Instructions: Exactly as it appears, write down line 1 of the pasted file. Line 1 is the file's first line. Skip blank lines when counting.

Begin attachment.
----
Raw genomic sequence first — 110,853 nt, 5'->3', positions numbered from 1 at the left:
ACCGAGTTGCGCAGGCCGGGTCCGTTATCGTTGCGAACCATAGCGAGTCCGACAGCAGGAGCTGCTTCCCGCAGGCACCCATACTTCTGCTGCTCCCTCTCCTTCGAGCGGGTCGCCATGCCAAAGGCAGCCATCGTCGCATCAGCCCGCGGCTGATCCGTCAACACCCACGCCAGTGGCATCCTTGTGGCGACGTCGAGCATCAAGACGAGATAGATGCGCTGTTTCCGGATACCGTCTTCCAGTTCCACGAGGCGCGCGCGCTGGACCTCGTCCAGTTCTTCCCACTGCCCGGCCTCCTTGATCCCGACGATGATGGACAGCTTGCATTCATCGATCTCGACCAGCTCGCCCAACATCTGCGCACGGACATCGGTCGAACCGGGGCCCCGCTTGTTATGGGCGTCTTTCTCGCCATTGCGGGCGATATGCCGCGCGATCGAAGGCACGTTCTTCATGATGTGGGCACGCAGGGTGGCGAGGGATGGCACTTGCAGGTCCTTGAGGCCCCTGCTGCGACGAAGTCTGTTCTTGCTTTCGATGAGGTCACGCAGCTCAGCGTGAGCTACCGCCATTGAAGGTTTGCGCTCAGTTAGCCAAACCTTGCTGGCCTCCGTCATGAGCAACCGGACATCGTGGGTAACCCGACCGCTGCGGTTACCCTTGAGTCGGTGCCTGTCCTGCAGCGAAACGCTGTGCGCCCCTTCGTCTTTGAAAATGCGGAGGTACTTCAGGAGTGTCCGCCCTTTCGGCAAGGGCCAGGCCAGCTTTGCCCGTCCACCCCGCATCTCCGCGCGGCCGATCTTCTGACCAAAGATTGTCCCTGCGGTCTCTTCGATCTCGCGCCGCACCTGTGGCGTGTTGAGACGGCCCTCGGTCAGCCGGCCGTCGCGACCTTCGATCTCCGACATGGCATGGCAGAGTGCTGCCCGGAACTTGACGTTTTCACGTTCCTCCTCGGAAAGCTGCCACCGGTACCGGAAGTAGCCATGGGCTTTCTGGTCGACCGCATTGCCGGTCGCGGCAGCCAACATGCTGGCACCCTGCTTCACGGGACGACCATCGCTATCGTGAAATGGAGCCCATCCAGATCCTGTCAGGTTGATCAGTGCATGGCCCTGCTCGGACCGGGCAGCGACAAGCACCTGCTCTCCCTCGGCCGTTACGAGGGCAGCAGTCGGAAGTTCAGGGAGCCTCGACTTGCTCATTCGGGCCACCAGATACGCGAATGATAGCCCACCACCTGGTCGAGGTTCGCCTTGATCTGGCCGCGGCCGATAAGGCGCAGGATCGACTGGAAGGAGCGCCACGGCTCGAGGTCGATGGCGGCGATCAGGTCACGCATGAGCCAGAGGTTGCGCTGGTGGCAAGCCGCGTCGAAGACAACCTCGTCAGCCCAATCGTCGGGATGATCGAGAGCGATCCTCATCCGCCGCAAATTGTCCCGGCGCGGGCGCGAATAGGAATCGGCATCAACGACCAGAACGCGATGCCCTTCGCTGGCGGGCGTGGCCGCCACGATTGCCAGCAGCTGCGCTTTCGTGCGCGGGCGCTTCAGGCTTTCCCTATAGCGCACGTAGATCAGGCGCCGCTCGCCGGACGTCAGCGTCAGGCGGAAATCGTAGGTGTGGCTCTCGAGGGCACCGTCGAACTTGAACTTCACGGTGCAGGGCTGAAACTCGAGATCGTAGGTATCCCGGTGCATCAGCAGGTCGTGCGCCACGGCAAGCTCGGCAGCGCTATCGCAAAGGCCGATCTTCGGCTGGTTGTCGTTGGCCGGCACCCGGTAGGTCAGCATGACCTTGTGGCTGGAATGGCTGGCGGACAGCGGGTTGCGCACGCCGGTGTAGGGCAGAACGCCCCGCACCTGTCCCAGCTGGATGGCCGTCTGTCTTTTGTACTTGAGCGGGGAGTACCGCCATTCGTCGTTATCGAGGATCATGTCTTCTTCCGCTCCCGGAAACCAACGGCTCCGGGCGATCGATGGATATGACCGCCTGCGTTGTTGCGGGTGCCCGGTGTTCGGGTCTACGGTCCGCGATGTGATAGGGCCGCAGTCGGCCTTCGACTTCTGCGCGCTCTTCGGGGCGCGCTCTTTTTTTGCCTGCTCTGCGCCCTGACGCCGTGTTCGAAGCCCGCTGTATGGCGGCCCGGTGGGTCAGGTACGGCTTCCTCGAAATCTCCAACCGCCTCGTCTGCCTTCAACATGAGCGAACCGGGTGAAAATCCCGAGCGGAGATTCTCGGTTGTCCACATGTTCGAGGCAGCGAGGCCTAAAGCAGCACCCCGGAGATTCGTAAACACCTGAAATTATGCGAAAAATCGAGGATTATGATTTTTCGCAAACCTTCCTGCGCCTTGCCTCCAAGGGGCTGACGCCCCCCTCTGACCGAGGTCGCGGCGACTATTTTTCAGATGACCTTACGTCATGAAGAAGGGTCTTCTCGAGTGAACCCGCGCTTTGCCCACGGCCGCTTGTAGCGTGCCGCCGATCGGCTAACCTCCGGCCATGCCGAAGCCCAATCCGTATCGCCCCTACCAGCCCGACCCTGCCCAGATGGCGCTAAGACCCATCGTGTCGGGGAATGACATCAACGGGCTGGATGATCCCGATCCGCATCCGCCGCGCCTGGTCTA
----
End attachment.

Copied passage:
Raw genomic sequence first — 110,853 nt, 5'->3', positions numbered from 1 at the left: